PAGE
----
As mentioned, SAFe is commonly used by enterprises and large companies, and when you understand the methodology, you can see why.
“Historically, scrum, extreme programming and other agile methods tend to focus, and stop, at the team level,” Matt Heusser, software delivery consultant and writer, says at CIO. “SAFe presents a single, unified view of the work to executives, allowing them to drill down for details or up for trends and analysis.”
This type of agile project management is for companies of all sizes, including large organizations. “By large,” explains Heusser, “we mean more than a thousand people in IT, and more than 250 in software development, though it can be just as effective for teams of 50-100 people.”
“Agile is usually something seen as a ‘development’ thing, nothing to do with Top Management, and this is where Scaled Agile Framework (SAFe) can help,” author of Organisational Mastery, Luis Gonçalves, writes. “SAFe brings [the whole] company together and more important; it creates a connection between top management and development, something that other frameworks were not able to solve.”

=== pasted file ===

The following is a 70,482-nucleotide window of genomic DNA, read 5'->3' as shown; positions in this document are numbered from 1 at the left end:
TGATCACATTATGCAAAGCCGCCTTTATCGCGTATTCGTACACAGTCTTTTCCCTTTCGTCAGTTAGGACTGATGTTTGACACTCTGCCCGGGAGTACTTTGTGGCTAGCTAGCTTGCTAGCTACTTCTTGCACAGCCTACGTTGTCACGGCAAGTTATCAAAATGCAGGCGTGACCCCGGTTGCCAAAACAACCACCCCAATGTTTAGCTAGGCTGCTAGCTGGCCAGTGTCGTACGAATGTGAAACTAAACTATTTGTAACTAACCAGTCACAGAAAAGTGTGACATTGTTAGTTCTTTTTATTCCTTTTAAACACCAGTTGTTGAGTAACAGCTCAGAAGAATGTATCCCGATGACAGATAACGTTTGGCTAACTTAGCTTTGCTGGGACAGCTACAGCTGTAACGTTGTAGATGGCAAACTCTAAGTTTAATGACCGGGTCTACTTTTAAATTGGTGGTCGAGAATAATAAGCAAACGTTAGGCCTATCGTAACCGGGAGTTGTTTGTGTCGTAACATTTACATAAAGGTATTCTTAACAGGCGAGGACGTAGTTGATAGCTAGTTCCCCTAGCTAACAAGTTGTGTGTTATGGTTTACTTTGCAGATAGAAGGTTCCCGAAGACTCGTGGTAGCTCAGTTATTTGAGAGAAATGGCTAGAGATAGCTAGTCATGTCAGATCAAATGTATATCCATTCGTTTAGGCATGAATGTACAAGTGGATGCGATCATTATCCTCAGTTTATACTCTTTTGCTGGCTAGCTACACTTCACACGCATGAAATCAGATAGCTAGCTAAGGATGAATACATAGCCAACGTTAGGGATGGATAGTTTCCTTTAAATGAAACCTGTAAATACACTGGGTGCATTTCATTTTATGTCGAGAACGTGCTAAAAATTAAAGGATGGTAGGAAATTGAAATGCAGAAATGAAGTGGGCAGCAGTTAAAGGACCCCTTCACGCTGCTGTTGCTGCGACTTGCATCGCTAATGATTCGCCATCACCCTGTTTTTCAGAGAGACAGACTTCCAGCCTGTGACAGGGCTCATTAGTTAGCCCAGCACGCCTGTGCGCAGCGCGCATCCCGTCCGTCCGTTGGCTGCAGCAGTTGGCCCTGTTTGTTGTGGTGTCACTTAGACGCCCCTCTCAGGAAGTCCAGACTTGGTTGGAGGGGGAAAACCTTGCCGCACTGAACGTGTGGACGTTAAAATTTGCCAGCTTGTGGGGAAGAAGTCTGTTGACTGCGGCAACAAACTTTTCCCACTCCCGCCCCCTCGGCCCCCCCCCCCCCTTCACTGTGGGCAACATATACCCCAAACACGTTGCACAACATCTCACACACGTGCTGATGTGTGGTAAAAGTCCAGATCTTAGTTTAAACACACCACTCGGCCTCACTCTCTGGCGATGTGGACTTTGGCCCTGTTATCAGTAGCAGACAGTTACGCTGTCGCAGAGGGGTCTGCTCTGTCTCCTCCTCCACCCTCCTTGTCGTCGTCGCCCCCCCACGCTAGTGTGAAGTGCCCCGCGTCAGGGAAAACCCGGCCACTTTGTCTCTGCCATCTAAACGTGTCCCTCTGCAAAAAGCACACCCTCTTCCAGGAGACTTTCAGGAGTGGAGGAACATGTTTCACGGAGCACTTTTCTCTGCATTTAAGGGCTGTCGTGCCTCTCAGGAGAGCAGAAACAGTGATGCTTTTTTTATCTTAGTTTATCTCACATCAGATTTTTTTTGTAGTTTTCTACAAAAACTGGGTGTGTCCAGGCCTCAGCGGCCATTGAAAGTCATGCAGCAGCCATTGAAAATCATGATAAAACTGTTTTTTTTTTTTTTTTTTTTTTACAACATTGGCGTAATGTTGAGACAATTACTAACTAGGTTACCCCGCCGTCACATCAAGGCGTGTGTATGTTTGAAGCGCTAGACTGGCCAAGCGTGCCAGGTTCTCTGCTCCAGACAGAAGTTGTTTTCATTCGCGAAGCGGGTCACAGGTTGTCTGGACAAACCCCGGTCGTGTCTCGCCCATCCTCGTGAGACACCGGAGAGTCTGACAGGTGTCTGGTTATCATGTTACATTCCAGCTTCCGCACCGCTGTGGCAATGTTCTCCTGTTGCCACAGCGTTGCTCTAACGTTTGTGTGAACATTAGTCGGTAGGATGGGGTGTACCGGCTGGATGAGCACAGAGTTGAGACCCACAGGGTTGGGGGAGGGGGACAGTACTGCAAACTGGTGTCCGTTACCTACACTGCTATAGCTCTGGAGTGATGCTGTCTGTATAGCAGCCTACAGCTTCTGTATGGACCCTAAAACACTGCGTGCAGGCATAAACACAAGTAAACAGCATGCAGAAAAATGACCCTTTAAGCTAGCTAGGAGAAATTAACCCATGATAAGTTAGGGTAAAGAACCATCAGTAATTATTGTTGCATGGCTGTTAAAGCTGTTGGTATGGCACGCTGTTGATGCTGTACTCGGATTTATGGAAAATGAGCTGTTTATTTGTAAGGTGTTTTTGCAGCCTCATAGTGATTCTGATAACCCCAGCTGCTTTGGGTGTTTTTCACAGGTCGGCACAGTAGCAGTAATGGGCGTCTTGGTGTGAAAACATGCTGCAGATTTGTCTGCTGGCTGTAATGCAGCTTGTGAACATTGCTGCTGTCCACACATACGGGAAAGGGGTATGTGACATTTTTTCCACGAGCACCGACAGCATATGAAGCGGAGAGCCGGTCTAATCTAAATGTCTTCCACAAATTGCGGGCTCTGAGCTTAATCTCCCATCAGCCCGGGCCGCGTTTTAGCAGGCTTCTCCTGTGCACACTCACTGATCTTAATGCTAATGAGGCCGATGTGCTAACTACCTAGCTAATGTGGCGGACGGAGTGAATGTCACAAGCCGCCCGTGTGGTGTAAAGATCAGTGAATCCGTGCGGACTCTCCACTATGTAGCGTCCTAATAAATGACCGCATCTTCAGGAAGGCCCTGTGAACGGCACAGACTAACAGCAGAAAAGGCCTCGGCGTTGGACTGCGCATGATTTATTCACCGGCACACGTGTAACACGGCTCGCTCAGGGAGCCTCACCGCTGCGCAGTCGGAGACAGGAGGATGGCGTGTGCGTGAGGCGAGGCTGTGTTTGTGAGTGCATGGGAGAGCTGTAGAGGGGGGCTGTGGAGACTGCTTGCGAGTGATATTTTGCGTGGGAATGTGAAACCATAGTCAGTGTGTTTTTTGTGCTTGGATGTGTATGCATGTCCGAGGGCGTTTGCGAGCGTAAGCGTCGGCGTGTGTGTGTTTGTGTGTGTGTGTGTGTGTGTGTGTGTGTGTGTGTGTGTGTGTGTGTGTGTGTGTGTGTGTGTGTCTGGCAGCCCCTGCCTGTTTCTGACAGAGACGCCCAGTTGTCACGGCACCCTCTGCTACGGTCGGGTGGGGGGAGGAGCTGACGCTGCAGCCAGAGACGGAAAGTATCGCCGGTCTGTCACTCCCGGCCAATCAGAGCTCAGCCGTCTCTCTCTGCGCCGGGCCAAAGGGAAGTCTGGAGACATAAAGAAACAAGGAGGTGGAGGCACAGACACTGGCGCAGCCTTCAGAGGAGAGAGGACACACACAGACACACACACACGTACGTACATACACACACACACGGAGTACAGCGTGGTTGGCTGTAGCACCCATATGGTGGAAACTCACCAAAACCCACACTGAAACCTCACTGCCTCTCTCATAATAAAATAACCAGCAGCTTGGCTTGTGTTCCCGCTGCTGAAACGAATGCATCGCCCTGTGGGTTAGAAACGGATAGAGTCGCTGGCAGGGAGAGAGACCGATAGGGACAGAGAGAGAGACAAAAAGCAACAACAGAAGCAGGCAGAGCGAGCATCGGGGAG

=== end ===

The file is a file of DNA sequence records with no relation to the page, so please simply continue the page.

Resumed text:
When management is involved, better decisions are made for the company as a whole, and development teams don’t have to work around corporate demands with their limited agile frameworks.
SAFe Project Management Can Scale Up or Down
While SAFe is promoted on a large scale, there are three different levels that organizations can practice: the portfolio level, the program level, and the team level. Each of these levels meet the needs of different size companies and can be adopted at different times. The team at Celerity described the levels and how they can be used:
The portfolio level focuses on the company as a whole and how it works to complete projects.